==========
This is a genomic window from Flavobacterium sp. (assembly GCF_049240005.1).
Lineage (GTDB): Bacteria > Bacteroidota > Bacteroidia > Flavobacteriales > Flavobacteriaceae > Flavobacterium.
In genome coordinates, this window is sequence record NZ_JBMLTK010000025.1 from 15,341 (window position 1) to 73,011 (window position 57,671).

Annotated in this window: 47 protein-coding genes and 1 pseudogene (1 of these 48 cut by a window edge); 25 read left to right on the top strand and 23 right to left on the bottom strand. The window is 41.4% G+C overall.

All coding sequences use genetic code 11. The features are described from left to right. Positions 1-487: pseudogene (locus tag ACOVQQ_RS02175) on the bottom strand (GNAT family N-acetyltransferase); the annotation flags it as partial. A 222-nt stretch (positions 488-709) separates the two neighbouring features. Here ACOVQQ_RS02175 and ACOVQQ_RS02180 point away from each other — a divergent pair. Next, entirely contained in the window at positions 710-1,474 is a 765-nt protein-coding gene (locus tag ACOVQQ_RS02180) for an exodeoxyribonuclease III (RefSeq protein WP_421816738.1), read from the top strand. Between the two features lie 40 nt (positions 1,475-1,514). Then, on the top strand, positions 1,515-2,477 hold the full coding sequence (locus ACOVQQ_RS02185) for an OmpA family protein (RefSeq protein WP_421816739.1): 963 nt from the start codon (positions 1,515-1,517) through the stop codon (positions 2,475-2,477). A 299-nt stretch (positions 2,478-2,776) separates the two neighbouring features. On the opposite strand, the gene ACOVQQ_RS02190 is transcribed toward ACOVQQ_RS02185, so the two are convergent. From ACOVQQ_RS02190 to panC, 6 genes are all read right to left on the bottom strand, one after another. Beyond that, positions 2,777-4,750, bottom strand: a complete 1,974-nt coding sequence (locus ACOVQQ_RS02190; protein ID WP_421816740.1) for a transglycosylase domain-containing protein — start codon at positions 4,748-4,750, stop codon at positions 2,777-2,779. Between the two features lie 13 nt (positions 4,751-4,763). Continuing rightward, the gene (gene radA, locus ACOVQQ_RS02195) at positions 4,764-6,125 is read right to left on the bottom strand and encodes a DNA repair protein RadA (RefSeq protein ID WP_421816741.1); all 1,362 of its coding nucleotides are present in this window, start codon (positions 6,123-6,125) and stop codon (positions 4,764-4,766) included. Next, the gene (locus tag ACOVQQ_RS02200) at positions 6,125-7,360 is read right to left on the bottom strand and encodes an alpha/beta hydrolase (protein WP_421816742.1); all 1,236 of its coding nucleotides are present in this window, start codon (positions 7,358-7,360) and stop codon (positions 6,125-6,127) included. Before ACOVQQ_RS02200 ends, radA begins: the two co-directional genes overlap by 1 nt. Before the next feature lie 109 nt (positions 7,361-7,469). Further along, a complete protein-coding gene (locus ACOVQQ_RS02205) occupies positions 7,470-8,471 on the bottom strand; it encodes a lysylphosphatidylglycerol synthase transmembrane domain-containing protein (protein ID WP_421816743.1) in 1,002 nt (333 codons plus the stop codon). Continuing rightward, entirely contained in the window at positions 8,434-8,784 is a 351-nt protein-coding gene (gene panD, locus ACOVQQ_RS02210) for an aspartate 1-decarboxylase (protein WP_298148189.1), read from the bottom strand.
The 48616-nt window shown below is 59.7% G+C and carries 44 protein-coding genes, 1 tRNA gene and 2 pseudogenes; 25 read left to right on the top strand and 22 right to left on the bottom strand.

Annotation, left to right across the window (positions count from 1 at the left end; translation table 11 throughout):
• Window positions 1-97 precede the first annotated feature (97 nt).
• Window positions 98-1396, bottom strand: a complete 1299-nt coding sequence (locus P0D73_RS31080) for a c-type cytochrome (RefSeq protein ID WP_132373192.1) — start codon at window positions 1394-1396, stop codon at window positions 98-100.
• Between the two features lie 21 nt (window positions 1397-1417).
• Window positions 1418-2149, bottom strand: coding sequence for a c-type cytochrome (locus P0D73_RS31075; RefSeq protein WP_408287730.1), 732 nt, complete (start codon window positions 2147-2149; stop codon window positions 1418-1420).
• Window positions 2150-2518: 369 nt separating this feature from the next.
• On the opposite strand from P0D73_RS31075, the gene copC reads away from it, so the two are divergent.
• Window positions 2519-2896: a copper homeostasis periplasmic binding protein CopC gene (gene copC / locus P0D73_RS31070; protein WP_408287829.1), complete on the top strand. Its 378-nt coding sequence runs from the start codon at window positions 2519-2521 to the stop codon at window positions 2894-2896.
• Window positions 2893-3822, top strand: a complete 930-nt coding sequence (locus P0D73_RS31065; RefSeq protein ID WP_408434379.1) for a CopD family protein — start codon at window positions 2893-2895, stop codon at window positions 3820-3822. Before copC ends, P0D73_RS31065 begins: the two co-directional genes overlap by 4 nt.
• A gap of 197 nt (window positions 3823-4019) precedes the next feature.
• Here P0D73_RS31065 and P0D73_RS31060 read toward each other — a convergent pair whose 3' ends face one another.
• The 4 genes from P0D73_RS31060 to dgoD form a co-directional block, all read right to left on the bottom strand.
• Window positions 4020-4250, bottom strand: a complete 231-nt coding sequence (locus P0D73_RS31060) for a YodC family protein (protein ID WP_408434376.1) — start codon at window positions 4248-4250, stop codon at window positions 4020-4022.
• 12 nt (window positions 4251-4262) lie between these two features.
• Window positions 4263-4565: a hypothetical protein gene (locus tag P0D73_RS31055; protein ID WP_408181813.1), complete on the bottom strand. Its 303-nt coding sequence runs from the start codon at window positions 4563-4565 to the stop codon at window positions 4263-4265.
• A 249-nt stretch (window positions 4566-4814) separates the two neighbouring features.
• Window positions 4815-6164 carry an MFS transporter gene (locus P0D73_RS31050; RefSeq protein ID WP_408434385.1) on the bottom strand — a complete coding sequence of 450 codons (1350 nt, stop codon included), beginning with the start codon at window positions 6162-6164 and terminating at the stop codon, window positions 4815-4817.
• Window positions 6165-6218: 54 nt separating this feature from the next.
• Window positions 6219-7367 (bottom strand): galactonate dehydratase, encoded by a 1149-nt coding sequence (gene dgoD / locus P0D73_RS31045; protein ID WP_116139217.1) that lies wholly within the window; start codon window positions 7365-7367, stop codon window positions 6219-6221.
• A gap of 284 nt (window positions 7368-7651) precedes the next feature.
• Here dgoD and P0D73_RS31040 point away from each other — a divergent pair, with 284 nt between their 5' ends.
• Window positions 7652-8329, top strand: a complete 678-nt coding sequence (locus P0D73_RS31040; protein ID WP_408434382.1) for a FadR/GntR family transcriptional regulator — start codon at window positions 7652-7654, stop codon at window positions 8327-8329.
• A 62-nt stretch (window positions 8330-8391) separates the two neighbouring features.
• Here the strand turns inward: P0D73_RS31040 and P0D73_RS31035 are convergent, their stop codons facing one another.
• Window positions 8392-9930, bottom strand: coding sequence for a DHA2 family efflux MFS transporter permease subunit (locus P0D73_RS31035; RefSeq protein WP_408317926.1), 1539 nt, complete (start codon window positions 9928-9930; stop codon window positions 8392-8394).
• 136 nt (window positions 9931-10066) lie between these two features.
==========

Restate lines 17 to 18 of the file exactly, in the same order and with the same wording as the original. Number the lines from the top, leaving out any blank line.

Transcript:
• Here P0D73_RS31065 and P0D73_RS31060 read toward each other — a convergent pair whose 3' ends face one another.
• The 4 genes from P0D73_RS31060 to dgoD form a co-directional block, all read right to left on the bottom strand.